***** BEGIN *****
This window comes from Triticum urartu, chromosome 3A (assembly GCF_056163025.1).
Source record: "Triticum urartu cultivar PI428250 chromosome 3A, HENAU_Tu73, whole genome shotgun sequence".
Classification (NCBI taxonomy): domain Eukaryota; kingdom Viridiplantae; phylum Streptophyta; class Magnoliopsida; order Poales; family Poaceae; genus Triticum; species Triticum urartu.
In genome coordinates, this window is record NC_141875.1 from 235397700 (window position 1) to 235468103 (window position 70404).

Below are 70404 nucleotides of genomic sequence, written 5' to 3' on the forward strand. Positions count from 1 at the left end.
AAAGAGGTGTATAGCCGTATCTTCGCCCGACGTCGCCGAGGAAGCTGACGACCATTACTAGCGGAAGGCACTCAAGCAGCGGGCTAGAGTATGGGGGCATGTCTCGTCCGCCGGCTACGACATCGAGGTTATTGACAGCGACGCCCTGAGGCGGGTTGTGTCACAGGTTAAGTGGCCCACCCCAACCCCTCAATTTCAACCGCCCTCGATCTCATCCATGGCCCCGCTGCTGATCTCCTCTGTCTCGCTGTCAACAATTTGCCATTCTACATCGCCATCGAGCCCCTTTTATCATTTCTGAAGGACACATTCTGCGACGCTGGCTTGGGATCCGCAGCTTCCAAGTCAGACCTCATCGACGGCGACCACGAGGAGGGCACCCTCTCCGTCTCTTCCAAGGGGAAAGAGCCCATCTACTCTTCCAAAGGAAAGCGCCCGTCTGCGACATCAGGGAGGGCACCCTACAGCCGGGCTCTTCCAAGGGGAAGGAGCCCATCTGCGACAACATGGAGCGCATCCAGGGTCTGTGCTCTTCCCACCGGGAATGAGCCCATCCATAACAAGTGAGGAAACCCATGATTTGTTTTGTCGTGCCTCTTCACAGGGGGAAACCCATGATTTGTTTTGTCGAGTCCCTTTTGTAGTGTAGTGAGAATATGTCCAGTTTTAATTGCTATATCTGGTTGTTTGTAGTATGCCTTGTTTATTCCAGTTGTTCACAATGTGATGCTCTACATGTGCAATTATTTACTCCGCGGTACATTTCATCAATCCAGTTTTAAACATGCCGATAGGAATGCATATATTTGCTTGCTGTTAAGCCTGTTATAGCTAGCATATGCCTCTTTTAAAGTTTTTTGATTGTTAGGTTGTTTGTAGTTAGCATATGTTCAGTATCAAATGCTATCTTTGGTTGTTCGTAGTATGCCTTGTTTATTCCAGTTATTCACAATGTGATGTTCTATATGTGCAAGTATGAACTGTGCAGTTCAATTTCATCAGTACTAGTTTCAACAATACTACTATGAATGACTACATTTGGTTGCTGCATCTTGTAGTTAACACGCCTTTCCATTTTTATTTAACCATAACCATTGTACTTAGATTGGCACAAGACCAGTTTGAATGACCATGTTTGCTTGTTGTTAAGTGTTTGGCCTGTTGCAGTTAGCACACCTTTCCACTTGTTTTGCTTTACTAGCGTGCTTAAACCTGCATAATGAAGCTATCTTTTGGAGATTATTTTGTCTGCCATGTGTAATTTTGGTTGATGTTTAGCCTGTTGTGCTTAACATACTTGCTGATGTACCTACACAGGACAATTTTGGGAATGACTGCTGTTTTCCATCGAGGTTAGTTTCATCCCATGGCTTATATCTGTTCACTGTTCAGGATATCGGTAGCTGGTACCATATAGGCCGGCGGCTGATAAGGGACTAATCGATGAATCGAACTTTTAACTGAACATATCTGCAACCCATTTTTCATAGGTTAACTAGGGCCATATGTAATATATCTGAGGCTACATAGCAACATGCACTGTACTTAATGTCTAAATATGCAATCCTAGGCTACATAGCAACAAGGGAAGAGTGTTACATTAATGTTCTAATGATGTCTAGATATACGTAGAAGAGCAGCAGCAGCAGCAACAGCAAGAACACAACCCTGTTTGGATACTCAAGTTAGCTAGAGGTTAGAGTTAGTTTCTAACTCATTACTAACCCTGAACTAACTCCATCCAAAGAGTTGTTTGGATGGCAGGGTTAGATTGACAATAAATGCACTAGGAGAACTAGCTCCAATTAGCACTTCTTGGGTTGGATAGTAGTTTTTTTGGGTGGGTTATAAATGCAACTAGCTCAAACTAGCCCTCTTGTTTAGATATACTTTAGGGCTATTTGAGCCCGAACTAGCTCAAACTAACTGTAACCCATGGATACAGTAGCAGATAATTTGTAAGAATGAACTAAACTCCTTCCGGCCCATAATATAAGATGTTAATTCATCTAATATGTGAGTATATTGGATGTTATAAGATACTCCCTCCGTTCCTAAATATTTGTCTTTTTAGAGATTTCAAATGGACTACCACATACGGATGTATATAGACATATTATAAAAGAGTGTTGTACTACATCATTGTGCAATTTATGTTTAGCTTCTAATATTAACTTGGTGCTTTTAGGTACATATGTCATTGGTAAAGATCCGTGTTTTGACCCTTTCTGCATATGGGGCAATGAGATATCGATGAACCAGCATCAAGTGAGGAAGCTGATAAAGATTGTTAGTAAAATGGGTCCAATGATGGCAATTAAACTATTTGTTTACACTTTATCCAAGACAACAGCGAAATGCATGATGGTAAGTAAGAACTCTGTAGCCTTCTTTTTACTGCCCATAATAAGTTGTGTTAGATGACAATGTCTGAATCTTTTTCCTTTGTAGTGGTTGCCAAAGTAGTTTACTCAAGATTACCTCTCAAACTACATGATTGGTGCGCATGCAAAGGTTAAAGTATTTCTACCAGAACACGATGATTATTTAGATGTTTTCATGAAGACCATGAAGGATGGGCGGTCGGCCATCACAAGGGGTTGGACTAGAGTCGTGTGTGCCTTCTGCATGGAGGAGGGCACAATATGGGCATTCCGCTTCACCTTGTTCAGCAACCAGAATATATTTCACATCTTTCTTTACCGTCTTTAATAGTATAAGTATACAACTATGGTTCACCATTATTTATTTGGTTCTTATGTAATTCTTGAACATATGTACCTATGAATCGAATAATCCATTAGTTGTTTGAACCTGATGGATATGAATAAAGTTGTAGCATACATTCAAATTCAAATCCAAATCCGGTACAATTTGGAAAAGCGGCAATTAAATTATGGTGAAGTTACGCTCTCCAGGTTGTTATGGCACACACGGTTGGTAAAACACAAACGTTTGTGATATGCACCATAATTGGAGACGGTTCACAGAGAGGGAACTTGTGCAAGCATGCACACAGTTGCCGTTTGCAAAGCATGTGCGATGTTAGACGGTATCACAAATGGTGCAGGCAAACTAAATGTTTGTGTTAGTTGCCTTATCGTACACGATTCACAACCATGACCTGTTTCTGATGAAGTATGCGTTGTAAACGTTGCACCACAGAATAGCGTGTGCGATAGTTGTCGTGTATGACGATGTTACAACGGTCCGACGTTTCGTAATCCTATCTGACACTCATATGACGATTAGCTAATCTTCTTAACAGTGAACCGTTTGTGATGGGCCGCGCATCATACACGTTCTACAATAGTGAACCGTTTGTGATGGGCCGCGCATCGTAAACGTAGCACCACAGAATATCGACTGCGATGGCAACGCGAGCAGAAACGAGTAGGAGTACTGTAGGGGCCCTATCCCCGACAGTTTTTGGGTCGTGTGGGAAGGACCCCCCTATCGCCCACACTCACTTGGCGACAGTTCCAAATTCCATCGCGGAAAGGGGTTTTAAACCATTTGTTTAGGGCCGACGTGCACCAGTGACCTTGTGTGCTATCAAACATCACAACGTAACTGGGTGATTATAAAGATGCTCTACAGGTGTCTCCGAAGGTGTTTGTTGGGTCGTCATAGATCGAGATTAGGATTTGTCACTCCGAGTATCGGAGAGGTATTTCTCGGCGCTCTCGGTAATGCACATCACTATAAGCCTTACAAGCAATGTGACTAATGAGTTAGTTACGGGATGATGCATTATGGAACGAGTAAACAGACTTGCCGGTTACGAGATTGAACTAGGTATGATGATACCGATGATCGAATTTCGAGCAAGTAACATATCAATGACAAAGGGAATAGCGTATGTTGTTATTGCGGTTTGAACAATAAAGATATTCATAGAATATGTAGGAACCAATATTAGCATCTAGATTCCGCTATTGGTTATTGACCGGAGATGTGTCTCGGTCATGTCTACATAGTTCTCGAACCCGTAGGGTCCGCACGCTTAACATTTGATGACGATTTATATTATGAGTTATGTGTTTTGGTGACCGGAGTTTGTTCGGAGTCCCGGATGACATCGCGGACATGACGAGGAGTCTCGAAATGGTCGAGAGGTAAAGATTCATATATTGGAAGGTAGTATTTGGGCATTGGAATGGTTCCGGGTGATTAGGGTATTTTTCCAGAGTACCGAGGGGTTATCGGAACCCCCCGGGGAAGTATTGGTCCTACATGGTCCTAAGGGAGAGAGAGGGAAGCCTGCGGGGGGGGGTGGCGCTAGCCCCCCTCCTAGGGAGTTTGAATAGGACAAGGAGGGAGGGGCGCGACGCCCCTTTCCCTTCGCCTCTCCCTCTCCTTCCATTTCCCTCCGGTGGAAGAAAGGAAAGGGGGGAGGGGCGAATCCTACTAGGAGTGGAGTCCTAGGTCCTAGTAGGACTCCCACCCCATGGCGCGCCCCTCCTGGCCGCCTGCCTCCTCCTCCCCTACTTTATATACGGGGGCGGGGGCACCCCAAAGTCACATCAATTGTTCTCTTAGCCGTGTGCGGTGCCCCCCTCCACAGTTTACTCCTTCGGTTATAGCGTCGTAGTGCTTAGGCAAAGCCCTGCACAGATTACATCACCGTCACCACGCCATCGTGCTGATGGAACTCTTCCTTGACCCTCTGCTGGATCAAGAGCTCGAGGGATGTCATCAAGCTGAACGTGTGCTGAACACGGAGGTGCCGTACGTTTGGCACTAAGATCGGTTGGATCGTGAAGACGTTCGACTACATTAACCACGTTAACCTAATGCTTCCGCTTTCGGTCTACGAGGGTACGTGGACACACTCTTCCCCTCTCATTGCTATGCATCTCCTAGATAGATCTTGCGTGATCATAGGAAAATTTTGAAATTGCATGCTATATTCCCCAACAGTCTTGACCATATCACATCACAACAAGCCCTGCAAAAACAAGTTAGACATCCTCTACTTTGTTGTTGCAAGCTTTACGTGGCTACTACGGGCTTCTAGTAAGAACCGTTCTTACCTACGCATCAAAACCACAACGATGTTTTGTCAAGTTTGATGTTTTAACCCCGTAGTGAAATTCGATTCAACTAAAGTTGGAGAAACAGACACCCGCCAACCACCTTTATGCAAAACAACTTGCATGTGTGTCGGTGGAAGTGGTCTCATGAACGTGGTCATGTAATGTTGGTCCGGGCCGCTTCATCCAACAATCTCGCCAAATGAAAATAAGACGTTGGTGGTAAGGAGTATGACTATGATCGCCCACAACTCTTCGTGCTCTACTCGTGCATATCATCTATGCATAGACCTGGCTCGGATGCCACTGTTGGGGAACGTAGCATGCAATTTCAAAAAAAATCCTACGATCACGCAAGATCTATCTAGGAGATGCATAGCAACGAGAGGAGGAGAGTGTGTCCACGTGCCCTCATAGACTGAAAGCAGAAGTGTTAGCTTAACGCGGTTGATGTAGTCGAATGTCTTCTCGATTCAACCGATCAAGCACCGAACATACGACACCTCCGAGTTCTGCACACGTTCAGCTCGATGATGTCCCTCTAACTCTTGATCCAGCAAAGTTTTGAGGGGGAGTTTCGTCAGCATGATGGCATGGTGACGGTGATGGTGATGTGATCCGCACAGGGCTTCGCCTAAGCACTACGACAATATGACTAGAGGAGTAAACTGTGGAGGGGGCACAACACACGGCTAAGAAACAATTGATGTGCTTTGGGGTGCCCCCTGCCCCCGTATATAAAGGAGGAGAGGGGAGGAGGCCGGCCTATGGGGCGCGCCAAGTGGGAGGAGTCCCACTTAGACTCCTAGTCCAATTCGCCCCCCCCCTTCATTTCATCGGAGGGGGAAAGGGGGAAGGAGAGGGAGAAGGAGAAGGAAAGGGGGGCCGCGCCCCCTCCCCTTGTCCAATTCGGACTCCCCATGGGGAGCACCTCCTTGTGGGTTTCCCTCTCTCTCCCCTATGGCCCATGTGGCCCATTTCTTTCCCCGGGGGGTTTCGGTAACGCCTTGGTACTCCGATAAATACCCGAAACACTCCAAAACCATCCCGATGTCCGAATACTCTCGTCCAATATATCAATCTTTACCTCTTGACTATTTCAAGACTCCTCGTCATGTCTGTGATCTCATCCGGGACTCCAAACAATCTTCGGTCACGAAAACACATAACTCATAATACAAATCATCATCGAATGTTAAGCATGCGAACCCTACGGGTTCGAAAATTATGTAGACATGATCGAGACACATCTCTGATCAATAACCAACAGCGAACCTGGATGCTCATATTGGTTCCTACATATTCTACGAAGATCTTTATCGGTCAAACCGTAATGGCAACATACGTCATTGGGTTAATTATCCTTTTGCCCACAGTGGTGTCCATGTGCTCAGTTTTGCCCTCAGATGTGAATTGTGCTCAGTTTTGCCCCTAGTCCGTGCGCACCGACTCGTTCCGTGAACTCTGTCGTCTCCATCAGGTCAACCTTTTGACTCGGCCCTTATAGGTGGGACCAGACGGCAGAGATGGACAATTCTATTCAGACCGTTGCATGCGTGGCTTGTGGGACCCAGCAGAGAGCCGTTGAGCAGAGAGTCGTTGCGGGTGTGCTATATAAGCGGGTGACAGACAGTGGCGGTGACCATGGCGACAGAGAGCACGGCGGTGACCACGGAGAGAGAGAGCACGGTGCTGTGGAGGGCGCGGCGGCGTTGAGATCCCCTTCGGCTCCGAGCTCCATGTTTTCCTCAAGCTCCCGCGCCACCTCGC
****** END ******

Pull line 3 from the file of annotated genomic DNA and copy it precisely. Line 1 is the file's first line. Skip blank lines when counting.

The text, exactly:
Classification (NCBI taxonomy): domain Eukaryota; kingdom Viridiplantae; phylum Streptophyta; class Magnoliopsida; order Poales; family Poaceae; genus Triticum; species Triticum urartu.